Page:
Combining Philosophers

All the ideas for Hans Reichenbach, Katherine Hawley and Karen Armstrong

expand these ideas     |    start again     |     specify just one area for these philosophers


49 ideas

1. Philosophy / D. Nature of Philosophy / 7. Despair over Philosophy
Philosophers are good at denying the obvious [Hawley]
2. Reason / A. Nature of Reason / 5. Objectivity
Contextual values are acceptable in research, but not in its final evaluation [Reichenbach, by Reiss/Sprenger]
5. Theory of Logic / F. Referring in Logic / 1. Naming / b. Names as descriptive
Part of the sense of a proper name is a criterion of the thing's identity [Hawley]
7. Existence / C. Structure of Existence / 5. Supervenience / d. Humean supervenience
A homogeneous rotating disc should be undetectable according to Humean supervenience [Hawley]
7. Existence / D. Theories of Reality / 9. Vagueness / b. Vagueness of reality
Non-linguistic things cannot be indeterminate, because they don't have truth-values at all [Hawley]
Maybe for the world to be vague, it must be vague in its foundations? [Hawley]
7. Existence / D. Theories of Reality / 9. Vagueness / c. Vagueness as ignorance
Epistemic vagueness seems right in the case of persons [Hawley]
7. Existence / D. Theories of Reality / 9. Vagueness / f. Supervaluation for vagueness
Supervaluation refers to one vaguely specified thing, through satisfaction by everything in some range [Hawley]
Supervaluationism takes what the truth-value would have been if indecision was resolved [Hawley]
8. Modes of Existence / B. Properties / 1. Nature of Properties
Maybe the only properties are basic ones like charge, mass and spin [Hawley]
9. Objects / A. Existence of Objects / 1. Physical Objects
An object is 'natural' if its stages are linked by certain non-supervenient relations [Hawley]
9. Objects / B. Unity of Objects / 3. Unity Problems / b. Cat and its tail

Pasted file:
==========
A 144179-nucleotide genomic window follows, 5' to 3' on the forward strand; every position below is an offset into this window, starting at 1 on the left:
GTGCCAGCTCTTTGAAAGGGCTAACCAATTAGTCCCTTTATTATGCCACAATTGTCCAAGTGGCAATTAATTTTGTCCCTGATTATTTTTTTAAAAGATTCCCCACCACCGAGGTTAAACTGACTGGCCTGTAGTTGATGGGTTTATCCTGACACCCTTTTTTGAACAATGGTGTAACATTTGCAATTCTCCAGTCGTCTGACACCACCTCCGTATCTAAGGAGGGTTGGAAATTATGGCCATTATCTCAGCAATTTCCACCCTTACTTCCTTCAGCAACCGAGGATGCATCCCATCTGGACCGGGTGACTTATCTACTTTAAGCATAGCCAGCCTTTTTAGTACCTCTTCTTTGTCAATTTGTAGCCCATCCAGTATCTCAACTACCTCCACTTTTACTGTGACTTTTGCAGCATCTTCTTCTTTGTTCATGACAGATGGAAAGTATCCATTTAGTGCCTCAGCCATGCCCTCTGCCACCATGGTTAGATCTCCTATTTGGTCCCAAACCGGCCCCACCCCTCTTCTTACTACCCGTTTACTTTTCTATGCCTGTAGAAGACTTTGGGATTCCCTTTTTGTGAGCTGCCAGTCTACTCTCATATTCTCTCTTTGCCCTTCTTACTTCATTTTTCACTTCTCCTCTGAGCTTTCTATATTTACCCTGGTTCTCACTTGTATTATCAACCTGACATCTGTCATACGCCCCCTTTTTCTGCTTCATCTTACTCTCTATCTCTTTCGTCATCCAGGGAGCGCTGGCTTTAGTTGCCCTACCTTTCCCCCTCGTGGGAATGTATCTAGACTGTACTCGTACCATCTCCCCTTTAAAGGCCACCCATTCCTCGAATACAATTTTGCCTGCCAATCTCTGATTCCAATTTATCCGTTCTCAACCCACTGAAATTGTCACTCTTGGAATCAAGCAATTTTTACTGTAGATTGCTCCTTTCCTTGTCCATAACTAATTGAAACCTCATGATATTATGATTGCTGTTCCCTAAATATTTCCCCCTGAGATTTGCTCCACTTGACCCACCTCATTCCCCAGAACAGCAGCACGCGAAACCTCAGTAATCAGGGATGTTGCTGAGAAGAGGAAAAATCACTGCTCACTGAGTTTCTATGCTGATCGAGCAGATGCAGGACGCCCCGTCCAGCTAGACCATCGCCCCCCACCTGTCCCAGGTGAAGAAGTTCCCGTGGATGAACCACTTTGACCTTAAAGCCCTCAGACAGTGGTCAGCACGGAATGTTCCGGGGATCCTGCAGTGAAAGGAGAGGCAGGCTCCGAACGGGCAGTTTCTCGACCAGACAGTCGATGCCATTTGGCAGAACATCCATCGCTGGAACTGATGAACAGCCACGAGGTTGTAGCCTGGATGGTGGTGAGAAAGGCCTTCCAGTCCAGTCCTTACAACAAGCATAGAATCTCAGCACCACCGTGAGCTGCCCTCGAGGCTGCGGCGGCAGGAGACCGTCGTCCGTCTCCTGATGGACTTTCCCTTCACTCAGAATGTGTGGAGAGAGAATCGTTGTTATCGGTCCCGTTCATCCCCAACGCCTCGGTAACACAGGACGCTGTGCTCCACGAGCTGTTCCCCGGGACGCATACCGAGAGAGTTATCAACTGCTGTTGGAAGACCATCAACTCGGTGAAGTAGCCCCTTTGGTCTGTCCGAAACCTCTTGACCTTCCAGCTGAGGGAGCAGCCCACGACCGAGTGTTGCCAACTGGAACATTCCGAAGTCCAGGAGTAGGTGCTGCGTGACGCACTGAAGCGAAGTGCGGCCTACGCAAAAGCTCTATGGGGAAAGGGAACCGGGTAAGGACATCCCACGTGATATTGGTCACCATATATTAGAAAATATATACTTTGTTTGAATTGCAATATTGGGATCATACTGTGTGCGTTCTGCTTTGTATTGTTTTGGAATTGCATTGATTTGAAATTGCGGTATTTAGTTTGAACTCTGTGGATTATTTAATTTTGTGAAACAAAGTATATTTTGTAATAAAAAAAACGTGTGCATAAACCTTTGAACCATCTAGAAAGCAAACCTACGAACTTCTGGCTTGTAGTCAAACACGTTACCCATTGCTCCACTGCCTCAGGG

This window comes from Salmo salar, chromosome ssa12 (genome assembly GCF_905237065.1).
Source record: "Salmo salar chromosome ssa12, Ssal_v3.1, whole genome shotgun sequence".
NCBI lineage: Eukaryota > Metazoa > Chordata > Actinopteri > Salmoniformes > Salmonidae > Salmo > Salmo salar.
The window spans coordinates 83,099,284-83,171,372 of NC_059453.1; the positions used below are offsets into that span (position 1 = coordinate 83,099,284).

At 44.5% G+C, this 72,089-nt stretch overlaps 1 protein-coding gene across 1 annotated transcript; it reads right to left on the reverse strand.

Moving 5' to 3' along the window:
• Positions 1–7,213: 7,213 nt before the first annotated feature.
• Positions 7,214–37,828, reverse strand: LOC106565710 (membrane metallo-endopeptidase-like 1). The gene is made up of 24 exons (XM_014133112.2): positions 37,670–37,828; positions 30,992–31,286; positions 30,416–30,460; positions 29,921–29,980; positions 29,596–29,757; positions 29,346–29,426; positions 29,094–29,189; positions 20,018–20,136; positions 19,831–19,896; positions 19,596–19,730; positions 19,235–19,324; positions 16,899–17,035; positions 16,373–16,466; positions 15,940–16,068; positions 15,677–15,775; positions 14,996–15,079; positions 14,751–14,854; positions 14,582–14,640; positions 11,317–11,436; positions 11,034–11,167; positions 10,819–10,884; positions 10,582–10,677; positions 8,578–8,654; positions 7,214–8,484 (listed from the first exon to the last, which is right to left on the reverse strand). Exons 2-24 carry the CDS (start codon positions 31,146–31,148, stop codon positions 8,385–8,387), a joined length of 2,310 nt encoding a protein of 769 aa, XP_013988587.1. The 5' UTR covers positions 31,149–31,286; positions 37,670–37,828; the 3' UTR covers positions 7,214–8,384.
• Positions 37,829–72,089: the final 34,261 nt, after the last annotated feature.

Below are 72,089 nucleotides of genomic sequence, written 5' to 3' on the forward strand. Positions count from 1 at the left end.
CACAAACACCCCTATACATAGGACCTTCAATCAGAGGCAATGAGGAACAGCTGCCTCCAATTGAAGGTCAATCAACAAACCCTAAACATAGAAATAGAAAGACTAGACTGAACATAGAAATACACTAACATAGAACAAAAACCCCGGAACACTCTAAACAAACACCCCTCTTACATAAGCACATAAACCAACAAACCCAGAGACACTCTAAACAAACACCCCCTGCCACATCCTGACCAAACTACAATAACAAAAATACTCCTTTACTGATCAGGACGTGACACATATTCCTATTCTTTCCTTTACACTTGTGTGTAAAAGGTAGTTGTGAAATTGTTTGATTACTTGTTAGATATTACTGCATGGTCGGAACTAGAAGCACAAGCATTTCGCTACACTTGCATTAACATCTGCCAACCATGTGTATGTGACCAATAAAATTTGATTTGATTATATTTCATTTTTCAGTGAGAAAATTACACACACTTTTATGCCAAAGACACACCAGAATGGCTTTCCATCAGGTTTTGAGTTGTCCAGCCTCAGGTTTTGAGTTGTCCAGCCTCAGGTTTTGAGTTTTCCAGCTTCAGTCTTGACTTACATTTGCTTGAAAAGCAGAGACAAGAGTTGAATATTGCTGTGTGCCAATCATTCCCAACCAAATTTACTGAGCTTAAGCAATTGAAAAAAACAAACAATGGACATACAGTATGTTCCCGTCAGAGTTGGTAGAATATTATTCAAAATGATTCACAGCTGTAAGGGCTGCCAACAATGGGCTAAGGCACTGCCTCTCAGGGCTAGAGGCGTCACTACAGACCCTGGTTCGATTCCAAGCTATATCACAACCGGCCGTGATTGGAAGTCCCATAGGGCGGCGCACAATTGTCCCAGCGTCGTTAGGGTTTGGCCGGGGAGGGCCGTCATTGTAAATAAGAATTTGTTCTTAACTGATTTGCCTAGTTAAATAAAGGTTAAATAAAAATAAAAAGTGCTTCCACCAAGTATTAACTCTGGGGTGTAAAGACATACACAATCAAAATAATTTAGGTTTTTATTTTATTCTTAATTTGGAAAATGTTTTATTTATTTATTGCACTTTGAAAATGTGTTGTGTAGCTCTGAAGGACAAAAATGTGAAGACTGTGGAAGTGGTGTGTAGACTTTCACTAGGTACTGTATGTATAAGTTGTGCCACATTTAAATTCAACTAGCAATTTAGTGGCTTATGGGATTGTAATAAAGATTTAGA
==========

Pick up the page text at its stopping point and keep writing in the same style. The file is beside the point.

Are sortals spatially maximal - so no cat part is allowed to be a cat? [Hawley]
9. Objects / B. Unity of Objects / 3. Unity Problems / c. Statue and clay
The modal features of statue and lump are disputed; when does it stop being that statue? [Hawley]
Perdurantists can adopt counterpart theory, to explain modal differences of identical part-sums [Hawley]
9. Objects / B. Unity of Objects / 3. Unity Problems / e. Vague objects
Vagueness is either in our knowledge, in our talk, or in reality [Hawley]
Indeterminacy in objects and in properties are not distinct cases [Hawley]
9. Objects / C. Structure of Objects / 6. Constitution of an Object
Constitution theory needs sortal properties like 'being a sweater' to distinguish it from its thread [Hawley]
The constitution theory is endurantism plus more than one object in a place [Hawley]
If the constitution view says thread and sweater are two things, why do we talk of one thing? [Hawley]
9. Objects / E. Objects over Time / 2. Objects that Change
The problem of change arises if there must be 'identity' of a thing over time [Hawley]
'Adverbialism' explains change by saying an object has-at-some-time a given property [Hawley]
Presentism solves the change problem: the green banana ceases, so can't 'relate' to the yellow one [Hawley]
9. Objects / E. Objects over Time / 3. Three-Dimensionalism
Endurance theory can relate properties to times, or timed instantiations to properties [Hawley]